Emory University’s new nursing learning center opens in Decatur
By Hannah E. Jones
After a highly grueling and demanding three years in a pandemic, a recent survey of nurses showed that 34 percent of participants were very likely to quit their job by the end of the year. A local university is looking at ways to address the nursing shortage that’s felt locally and nationally.
On Sept. 16, Emory University’s Nell Hodgson Woodruff School of Nursing opened the doors to its new Emory Nursing Learning Center (ENLC) in downtown Decatur. Featuring a Simulation and Skills Lab as well as an Innovation Hub, the $20.6 million ENLC was created to better equip the university to train the next generation of nurses while combating the industry shortage.
While nurses are retiring or leaving the profession due to intense demands during the pandemic, there’s also a shortage of resources to train the next cohort of medical professionals due to a lack of sufficient faculty and clinical sites. Nearby universities, and beyond, are facing similar challenges.
“The nursing shortage, historically, has been cyclical,” ENLC Executive Director Beth Ann Swan said. “I’ve been a nurse for 40-plus years, and we’ve had shortages for a variety of reasons over time. But I’ll call it a chronic condition, not being able to have enough clinical sites or recruit enough faculty.”
Each student is required to complete around 530 hours of clinical work and, to address the lack of available sites, each hour spent in the simulation lab accounts for two hours of clinical work. The university has 1,253 nursing students — 120 more than last year — and all will use the new facilities.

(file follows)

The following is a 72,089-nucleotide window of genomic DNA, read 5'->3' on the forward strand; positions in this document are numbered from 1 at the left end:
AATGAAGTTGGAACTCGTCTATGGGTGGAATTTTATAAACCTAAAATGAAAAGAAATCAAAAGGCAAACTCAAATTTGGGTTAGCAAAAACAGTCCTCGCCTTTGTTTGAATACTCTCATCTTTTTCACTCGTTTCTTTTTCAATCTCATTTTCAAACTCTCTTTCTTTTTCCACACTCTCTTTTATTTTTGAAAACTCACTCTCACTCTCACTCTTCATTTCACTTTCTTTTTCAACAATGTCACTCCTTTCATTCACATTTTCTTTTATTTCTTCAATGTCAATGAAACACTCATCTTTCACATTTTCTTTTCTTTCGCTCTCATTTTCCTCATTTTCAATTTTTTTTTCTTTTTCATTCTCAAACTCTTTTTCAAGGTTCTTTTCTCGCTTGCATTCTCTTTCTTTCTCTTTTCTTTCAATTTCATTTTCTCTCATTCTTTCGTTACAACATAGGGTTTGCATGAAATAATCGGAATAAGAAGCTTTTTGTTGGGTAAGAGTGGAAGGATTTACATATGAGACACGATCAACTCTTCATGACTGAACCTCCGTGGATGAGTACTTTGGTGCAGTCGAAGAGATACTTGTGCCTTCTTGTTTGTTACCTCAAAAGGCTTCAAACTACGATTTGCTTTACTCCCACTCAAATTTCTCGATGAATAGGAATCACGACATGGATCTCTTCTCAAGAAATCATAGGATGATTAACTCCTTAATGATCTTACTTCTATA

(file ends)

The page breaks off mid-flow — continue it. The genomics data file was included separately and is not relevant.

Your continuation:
The simulation lab allows students to practice healthcare with medical manikins — a more articulated, anatomically correct version of the mannequins you’d see in stores — in a variety of settings, like at-home care, telehealth and operation/trauma. The lab has monitors, crash carts, scrub sinks and beds to practice both procedural skills and complex patient scenarios.
According to Swan, the ENLC is also the first to receive a special high-fidelity simulation manikin that operates with artificial intelligence. Nicknamed “Emory Hal,” the manikin can speak, move and simulate different health issues.
“When we would ask Emory Hal a question that wasn’t programmed, he could answer the question based on the vocabulary he built through artificial intelligence during [the previous] two days,” Swan said.
The ENLC’s Innovation Hub — with a pingpong table and virtual reality headset — is a space for students to relax, be creative and discuss ways to overcome barriers in their work.
“We’re all seeing it as the sky’s the limit and we’re going to let that happen organically, initially, and to see how people use that space,” Swan said.
There’s also space for the Emory Nursing Experience, offered in partnership with Emory Healthcare, to continue professional development for nurses.
Coming out of a global pandemic, the ENLC team has its sights set on the future, wanting to ensure that students are not only learning about the medical profession as it is today but also preparing for what could come.
“We have the opportunity to explore the unknown and the flexibility to say, ‘If something happened tomorrow, we’d be ready to change, adapt what we’re doing and the space we have,” Swan said. “We must prepare highly-skilled nurses to combat the nursing shortage, to be ready to care for individuals with complex health problems, no matter where they are.”
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